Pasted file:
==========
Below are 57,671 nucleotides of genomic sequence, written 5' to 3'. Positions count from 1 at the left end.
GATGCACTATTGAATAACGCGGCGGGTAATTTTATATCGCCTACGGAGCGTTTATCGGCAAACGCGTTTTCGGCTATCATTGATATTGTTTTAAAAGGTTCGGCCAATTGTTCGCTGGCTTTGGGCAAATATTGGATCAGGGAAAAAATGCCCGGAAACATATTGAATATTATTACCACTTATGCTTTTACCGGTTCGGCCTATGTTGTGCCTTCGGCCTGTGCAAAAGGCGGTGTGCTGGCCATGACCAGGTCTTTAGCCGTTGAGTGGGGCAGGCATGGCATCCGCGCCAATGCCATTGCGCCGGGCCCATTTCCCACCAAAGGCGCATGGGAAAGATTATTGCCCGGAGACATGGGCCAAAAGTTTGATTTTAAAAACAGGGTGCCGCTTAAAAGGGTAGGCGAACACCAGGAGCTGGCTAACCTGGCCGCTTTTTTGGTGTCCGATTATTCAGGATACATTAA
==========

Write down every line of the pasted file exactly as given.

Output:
Below are 57,671 nucleotides of genomic sequence, written 5' to 3'. Positions count from 1 at the left end.
GATGCACTATTGAATAACGCGGCGGGTAATTTTATATCGCCTACGGAGCGTTTATCGGCAAACGCGTTTTCGGCTATCATTGATATTGTTTTAAAAGGTTCGGCCAATTGTTCGCTGGCTTTGGGCAAATATTGGATCAGGGAAAAAATGCCCGGAAACATATTGAATATTATTACCACTTATGCTTTTACCGGTTCGGCCTATGTTGTGCCTTCGGCCTGTGCAAAAGGCGGTGTGCTGGCCATGACCAGGTCTTTAGCCGTTGAGTGGGGCAGGCATGGCATCCGCGCCAATGCCATTGCGCCGGGCCCATTTCCCACCAAAGGCGCATGGGAAAGATTATTGCCCGGAGACATGGGCCAAAAGTTTGATTTTAAAAACAGGGTGCCGCTTAAAAGGGTAGGCGAACACCAGGAGCTGGCTAACCTGGCCGCTTTTTTGGTGTCCGATTATTCAGGATACATTAA